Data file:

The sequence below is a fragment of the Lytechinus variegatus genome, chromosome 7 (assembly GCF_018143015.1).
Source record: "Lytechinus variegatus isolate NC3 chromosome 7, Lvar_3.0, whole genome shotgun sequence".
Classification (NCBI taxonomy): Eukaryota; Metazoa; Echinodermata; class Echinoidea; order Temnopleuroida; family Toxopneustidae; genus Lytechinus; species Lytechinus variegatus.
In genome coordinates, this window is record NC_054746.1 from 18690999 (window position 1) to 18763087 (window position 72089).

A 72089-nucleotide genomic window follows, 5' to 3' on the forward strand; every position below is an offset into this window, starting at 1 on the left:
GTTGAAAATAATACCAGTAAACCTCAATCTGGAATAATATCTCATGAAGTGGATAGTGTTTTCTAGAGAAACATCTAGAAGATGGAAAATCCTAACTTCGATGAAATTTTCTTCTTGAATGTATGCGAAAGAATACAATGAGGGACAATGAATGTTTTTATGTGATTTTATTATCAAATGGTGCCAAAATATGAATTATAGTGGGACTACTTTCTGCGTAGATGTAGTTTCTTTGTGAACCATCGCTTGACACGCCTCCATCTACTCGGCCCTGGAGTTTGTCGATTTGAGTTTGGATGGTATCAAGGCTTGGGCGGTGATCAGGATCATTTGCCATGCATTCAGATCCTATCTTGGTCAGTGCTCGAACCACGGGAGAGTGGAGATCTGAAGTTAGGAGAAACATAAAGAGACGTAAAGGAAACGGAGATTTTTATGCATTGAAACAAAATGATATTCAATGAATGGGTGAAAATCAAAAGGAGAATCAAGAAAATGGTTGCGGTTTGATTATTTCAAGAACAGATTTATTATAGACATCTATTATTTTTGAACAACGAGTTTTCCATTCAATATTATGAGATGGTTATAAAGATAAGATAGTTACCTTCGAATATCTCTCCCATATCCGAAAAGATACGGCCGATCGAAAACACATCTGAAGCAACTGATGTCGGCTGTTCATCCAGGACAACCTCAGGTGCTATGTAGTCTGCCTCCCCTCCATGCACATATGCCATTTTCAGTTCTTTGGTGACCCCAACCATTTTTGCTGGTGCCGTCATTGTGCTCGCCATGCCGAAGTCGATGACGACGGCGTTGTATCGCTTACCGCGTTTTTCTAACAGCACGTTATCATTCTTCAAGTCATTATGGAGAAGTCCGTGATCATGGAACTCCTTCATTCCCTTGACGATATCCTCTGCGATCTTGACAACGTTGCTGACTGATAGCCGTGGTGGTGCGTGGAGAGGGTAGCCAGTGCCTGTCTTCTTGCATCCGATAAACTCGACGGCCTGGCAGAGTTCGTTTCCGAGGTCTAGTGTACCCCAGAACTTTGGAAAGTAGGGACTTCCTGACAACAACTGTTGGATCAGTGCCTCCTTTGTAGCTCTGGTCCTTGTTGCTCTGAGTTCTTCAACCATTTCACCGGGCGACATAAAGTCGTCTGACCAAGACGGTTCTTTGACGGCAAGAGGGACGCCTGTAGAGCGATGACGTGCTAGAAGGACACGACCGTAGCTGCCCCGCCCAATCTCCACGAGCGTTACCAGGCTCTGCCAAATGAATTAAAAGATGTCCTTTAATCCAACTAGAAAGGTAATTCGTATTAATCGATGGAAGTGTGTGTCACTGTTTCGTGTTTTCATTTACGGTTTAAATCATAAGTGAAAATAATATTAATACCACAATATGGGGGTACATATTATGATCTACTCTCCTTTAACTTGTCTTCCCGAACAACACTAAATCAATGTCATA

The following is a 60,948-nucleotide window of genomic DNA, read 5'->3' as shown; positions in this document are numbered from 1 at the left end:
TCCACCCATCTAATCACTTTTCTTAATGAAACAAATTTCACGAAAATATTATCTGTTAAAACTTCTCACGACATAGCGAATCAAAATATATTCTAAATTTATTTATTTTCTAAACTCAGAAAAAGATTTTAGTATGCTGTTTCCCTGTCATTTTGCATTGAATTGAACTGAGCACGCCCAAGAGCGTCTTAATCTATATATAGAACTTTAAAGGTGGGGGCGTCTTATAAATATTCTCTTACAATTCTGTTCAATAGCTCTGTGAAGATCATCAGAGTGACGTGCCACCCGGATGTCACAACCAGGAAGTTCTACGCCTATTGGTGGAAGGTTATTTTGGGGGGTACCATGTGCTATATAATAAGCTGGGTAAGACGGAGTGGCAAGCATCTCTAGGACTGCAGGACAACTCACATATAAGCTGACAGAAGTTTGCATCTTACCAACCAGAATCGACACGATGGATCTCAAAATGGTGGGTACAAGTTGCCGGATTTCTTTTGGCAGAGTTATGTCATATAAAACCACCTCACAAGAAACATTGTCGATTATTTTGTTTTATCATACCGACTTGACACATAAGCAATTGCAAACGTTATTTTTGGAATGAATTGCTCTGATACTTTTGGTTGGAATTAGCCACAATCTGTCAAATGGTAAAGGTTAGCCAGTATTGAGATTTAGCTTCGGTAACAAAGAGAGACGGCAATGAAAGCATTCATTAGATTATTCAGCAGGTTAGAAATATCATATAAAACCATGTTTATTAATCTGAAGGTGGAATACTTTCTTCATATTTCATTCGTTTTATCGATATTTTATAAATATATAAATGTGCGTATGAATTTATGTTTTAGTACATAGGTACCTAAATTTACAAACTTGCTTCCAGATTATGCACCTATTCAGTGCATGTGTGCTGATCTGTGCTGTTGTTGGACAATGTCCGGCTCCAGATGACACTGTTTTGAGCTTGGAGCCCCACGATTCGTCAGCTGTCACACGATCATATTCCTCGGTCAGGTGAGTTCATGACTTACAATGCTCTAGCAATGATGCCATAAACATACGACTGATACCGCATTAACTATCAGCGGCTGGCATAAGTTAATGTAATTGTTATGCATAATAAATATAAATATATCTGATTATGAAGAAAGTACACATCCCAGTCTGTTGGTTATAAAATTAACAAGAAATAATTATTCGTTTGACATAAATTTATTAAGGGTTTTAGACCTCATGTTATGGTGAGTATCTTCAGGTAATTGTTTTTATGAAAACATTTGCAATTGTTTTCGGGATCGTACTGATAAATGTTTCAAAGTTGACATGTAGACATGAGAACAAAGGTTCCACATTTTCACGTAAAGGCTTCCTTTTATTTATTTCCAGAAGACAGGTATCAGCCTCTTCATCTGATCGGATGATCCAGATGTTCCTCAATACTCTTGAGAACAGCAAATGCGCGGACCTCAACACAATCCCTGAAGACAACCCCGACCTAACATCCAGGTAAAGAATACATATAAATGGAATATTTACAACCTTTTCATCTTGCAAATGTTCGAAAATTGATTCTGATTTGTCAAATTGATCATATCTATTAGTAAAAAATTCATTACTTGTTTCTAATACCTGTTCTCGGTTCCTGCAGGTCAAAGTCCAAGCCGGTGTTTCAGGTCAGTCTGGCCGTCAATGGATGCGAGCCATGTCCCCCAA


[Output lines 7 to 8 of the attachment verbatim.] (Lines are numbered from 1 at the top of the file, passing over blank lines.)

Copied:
The following is a 60,948-nucleotide window of genomic DNA, read 5'->3' as shown; positions in this document are numbered from 1 at the left end:
TCCACCCATCTAATCACTTTTCTTAATGAAACAAATTTCACGAAAATATTATCTGTTAAAACTTCTCACGACATAGCGAATCAAAATATATTCTAAATTTATTTATTTTCTAAACTCAGAAAAAGATTTTAGTATGCTGTTTCCCTGTCATTTTGCATTGAATTGAACTGAGCACGCCCAAGAGCGTCTTAATCTATATATAGAACTTTAAAGGTGGGGGCGTCTTATAAATATTCTCTTACAATTCTGTTCAATAGCTCTGTGAAGATCATCAGAGTGACGTGCCACCCGGATGTCACAACCAGGAAGTTCTACGCCTATTGGTGGAAGGTTATTTTGGGGGGTACCATGTGCTATATAATAAGCTGGGTAAGACGGAGTGGCAAGCATCTCTAGGACTGCAGGACAACTCACATATAAGCTGACAGAAGTTTGCATCTTACCAACCAGAATCGACACGATGGATCTCAAAATGGTGGGTACAAGTTGCCGGATTTCTTTTGGCAGAGTTATGTCATATAAAACCACCTCACAAGAAACATTGTCGATTATTTTGTTTTATCATACCGACTTGACACATAAGCAATTGCAAACGTTATTTTTGGAATGAATTGCTCTGATACTTTTGGTTGGAATTAGCCACAATCTGTCAAATGGTAAAGGTTAGCCAGTATTGAGATTTAGCTTCGGTAACAAAGAGAGACGGCAATGAAAGCATTCATTAGATTATTCAGCAGGTTAGAAATATCATATAAAACCATGTTTATTAATCTGAAGGTGGAATACTTTCTTCATATTTCATTCGTTTTATCGATATTTTATAAATATATAAATGTGCGTATGAATTTATGTTTTAGTACATAGGTACCTAAATTTACAAACTTGCTTCCAGATTATGCACCTATTCAGTGCATGTGTGCTGATCTGTGCTGTTGTTGGACAATGTCCGGCTCCAGATGACACTGTTTTGAGCTTGGAGCCCCACGATTCGTCAGCTGTCACACGATCATATTCCTCGGTCAGGTGAGTTCATGACTTACAATGCTCTAGCAATGATGCCATAAACATACGACTGATACCGCATTAACTATCAGCGGCTGGCATAAGTTAATGTAATTGTTATGCATAATAAATATAAATATATCTGATTATGAAGAAAGTACACATCCCAGTCTGTTGGTTATAAAATTAACAAGAAATAATTATTCGTTTGACATAAATTTATTAAGGGTTTTAGACCTCATGTTATGGTGAGTATCTTCAGGTAATTGTTTTTATGAAAACATTTGCAATTGTTTTCGGGATCGTACTGATAAATGTTTCAAAGTTGACATGTAGACATGAGAACAAAGGTTCCACATTTTCACGTAAAGGCTTCCTTTTATTTATTTCCAGAAGACAGGTATCAGCCTCTTCATCTGATCGGATGATCCAGATGTTCCTCAATACTCTTGAGAACAGCAAATGCGCGGACCTCAACACAATCCCTGAAGACAACCCCGACCTAACATCCAGGTAAAGAATACATATAAATGGAATATTTACAACCTTTTCATCTTGCAAATGTTCGAAAATTGATTCTGATTTGTCAAATTGATCATATCTATTAGTAAAAAATTCATTACTTGTTTCTAATACCTGTTCTCGGTTCCTGCAGGTCAAAGTCCAAGCCGGTGTTTCAGGTCAGTCTGGCCGTCAATGGATGCGAGCCATGTCCCCCAA